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The mighty emperor wears no clothes

by Justin D'Onofrio September 6, 2016 0 comment
The mighty emperor wears no clothes

Why the media focuses more on Trudeau’s image rather than politics

In the eyes of the international media, Canada has always been considered America’s dorky, progressive neighbour to the north and relegated to obscurity as a result. The image of a barren cultural wasteland, populated by hockey enthusiasts drinking Molson has dominated Canada’s foreign reputation.

Until 2015, that is. Canada went through a complete cultural makeover. Suddenly, Canadian musicians were everywhere. Artists like The Weeknd, Drake and Justin Bieber released new music and dominated the Billboard charts, pleasing their legions of loyal fans. Quebec-based director Xavier Dolan emerged as new icon in the film industry, winning the Grand Prix at the Cannes Film Festival as well as directing Adele’s spectacular Hello video.

The height of this phenomenon came with the election of Justin Trudeau in October, 2015. The young, good-looking, progressive prime minister was the antithesis of the arduous Harper Decade and breathed a sense of life and excitement into Canadian politics. Something that has not been seen since the election of his father into office some 47 years prior.

The Guardian newspaper in the UK even dubbed this moment in time as Canada’s very own “cool Britannia,” harping back to the “British Invasion” of the 1960s. By some anomaly, for once when the word ‘cool’ was used to describe Canada, it was not in reference to its climate.

Federal Elections Trudeau [Andrej]-7001416

Photo by Andrej Ivanov.

With the international media fawning over our sparkling new hunky PM, or ‘PMILF’ (Prime Minister I’d Like to Fuck) as he has been dubbed by social media, national media soon followed suit. According to a report by Quebec-based media monitoring firm Influence Communication, generally after a PM is elected in Canada, media coverage typically drops off. Harper’s fell off by 79 per cent and Brian Mulroney’s by 69 per cent one month after they won their election.

Since 2015 however, the coverage of Justin Trudeau in the national media has increased by 40 per cent, according to the same report. And, unlike his predecessors, the coverage has been overwhelmingly positive.

The reason for this increase in positive coverage is mainly due to “the [tabloid] magazine style reporting” of Justin Trudeau, said Jean-Francois Dumas, president of Influence Communication, as quoted in Maclean’s magazine.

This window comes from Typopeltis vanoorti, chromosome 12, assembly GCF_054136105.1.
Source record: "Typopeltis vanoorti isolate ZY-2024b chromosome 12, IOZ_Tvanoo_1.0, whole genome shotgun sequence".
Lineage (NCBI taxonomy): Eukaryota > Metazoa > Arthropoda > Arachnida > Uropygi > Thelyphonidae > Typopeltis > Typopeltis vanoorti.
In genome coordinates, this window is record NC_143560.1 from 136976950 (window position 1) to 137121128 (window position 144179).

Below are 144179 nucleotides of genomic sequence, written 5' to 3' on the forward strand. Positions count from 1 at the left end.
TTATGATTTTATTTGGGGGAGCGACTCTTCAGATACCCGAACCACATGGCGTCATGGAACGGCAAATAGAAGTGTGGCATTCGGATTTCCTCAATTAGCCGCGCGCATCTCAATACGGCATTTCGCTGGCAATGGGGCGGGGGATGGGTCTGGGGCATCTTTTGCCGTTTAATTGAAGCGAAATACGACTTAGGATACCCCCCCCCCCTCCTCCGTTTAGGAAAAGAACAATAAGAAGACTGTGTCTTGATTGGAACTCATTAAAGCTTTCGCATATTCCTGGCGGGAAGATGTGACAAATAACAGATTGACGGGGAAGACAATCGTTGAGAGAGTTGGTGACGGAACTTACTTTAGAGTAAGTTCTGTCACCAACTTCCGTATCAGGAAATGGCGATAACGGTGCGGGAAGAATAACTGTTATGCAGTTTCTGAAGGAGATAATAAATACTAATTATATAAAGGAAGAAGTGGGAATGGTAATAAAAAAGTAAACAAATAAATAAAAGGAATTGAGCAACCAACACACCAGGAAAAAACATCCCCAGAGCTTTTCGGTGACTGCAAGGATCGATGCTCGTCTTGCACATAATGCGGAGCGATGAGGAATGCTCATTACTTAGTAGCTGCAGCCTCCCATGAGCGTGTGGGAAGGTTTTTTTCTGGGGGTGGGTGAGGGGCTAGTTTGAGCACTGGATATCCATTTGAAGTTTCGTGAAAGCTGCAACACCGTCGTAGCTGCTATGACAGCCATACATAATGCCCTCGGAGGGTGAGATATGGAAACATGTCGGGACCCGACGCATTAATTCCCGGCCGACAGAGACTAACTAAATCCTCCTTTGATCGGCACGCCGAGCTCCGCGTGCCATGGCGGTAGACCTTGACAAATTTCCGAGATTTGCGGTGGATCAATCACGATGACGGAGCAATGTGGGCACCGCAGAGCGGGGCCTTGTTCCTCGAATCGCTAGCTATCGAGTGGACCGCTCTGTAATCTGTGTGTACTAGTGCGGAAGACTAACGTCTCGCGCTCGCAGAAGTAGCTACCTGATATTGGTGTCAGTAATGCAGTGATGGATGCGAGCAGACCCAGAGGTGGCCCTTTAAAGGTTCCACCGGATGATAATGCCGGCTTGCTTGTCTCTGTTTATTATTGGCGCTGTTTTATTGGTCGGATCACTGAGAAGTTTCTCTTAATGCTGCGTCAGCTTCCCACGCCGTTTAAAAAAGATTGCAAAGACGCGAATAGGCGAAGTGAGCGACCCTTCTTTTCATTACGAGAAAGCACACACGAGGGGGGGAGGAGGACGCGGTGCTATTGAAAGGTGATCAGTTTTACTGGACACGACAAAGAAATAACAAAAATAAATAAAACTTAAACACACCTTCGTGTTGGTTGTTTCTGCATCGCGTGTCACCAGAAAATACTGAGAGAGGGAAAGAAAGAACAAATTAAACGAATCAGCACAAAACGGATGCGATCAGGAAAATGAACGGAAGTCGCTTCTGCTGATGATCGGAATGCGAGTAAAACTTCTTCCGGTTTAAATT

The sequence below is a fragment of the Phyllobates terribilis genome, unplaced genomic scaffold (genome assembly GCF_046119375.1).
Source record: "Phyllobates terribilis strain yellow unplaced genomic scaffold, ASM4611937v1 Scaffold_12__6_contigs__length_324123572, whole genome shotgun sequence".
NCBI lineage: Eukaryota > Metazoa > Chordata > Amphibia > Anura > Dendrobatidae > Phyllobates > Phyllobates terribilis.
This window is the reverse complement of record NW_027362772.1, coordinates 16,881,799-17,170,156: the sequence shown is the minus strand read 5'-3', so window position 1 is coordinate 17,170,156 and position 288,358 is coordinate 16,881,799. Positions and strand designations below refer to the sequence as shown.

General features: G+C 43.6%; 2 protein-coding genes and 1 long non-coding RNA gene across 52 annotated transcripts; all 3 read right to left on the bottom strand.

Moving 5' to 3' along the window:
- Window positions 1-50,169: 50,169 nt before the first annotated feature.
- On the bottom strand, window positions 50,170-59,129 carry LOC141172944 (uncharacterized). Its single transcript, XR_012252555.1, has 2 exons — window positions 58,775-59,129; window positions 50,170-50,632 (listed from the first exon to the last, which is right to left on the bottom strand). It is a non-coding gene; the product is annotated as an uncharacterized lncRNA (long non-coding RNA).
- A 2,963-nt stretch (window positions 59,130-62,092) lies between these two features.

Throughout Trudeau’s time in office, national news outlets including the The Toronto Star, Vice Canada, and La Presse have opted to publish an abundant amount of fluff pieces about the Prime Minister. His many summer shirtless sightings, photo-ops with pandas, and his luscious locks has reduced many of Canada’s most prestigious publications to the same level as menial celebrity gossip mags.

It would seem as though “Trudeaumania” part II has firmly rooted itself in Canadian media’s prime-ministerial commentary, baring resemblance to a communist state’s media coverage of their glorious leader.

Graphic by Thom Bell

Graphic by Thom Bell.

Many could argue that this harmless ‘fluff’ is exactly that, and I would tend to agree, so long as this ‘fluff’ does not inhibit the process of meaningful conversation in the media. Since his election, it seems as though the Trudeau administration has been covered with a cloak of invincibility and has been seemingly impervious to any scandal.

Take the 2016 “Three Amigos Summit” for example. It is the annual meeting of the heads of government of Canada, Mexico and the United States, which took place in Ottawa in June. The important issues discussed during this year’s summit included national security, human rights and the environment.

However, much of the coverage centered around a fan fiction-like narrative of the bromance between three relatively good looking leaders, with many articles—such as Vice—reporting on the awkward three-way handshake between the commanders. This is particularly shocking considering the fact that Mexican President Enrique Peña Nieto was accused of ordering the execution of eight peaceful protesting teachers’ union members and that Barack Obama had criticized Canada’s involvement in NATO, according to Reuters. Both of these issues did not receive a lot of coverage on a national level.

Canadian news outlets are severely failing their audiences. The job of the media is to be critical and journalists play a crucial role in the democratic process by holding politicians accountable and keeping them honest. Recently, however, it seems that news outlets are more concerned with sharing the latest shirtless Trudeau meme than offering a meaningful, in-depth analysis of this government’s policies and actions.

While we may all be enjoying Canada’s fleeting moment in the sun, it is my hope that we don’t wake up burned because of it.

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